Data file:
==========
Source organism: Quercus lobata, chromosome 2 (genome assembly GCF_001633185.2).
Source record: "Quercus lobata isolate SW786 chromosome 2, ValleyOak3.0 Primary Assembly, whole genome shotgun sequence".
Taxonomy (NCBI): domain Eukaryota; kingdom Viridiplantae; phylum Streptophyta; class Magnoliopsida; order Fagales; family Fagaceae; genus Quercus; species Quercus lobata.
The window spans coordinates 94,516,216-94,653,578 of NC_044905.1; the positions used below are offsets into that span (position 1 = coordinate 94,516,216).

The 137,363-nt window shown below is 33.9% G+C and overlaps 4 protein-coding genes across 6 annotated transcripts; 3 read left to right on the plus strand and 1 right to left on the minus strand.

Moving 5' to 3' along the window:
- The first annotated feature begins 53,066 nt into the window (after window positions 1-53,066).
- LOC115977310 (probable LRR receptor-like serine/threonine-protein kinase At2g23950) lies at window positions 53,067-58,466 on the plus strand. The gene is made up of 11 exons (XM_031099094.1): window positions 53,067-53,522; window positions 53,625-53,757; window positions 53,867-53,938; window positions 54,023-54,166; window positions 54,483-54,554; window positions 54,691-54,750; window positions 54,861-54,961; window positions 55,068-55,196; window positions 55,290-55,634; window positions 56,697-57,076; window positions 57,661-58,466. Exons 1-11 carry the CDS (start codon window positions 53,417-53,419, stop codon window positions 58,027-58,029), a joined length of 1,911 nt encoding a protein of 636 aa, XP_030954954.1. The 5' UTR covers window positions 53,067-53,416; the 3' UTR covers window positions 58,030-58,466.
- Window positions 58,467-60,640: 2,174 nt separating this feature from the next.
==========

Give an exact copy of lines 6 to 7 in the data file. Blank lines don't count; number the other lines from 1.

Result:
Moving 5' to 3' along the window:
- The first annotated feature begins 53,066 nt into the window (after window positions 1-53,066).